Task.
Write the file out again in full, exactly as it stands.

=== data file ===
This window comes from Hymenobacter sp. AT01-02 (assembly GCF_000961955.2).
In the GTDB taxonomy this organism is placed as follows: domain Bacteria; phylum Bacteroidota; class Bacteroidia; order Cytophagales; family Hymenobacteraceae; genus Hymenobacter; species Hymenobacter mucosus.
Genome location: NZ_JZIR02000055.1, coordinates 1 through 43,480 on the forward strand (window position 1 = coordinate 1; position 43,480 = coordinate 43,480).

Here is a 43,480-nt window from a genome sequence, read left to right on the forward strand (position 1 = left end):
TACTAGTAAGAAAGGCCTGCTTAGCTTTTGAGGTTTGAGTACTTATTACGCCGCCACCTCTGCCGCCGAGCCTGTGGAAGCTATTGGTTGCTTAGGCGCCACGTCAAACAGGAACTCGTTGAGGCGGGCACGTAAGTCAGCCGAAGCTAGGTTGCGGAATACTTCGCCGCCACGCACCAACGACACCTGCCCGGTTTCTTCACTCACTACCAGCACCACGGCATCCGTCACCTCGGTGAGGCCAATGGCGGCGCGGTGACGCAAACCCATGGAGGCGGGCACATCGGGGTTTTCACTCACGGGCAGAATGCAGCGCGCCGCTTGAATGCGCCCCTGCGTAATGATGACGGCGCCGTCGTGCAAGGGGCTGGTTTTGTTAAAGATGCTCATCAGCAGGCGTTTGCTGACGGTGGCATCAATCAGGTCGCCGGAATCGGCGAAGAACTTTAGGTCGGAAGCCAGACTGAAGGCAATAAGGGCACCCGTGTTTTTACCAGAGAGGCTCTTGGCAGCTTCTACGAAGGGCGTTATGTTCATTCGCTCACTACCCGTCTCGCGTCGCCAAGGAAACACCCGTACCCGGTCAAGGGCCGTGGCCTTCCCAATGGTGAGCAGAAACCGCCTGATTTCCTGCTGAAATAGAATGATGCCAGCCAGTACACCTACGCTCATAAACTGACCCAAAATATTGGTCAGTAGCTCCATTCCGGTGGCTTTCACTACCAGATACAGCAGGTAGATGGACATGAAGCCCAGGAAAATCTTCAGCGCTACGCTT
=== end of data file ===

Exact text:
This window comes from Hymenobacter sp. AT01-02 (assembly GCF_000961955.2).
In the GTDB taxonomy this organism is placed as follows: domain Bacteria; phylum Bacteroidota; class Bacteroidia; order Cytophagales; family Hymenobacteraceae; genus Hymenobacter; species Hymenobacter mucosus.
Genome location: NZ_JZIR02000055.1, coordinates 1 through 43,480 on the forward strand (window position 1 = coordinate 1; position 43,480 = coordinate 43,480).

Here is a 43,480-nt window from a genome sequence, read left to right on the forward strand (position 1 = left end):
TACTAGTAAGAAAGGCCTGCTTAGCTTTTGAGGTTTGAGTACTTATTACGCCGCCACCTCTGCCGCCGAGCCTGTGGAAGCTATTGGTTGCTTAGGCGCCACGTCAAACAGGAACTCGTTGAGGCGGGCACGTAAGTCAGCCGAAGCTAGGTTGCGGAATACTTCGCCGCCACGCACCAACGACACCTGCCCGGTTTCTTCACTCACTACCAGCACCACGGCATCCGTCACCTCGGTGAGGCCAATGGCGGCGCGGTGACGCAAACCCATGGAGGCGGGCACATCGGGGTTTTCACTCACGGGCAGAATGCAGCGCGCCGCTTGAATGCGCCCCTGCGTAATGATGACGGCGCCGTCGTGCAAGGGGCTGGTTTTGTTAAAGATGCTCATCAGCAGGCGTTTGCTGACGGTGGCATCAATCAGGTCGCCGGAATCGGCGAAGAACTTTAGGTCGGAAGCCAGACTGAAGGCAATAAGGGCACCCGTGTTTTTACCAGAGAGGCTCTTGGCAGCTTCTACGAAGGGCGTTATGTTCATTCGCTCACTACCCGTCTCGCGTCGCCAAGGAAACACCCGTACCCGGTCAAGGGCCGTGGCCTTCCCAATGGTGAGCAGAAACCGCCTGATTTCCTGCTGAAATAGAATGATGCCAGCCAGTACACCTACGCTCATAAACTGACCCAAAATATTGGTCAGTAGCTCCATTCCGGTGGCTTTCACTACCAGATACAGCAGGTAGATGGACATGAAGCCCAGGAAAATCTTCAGCGCTACGCTT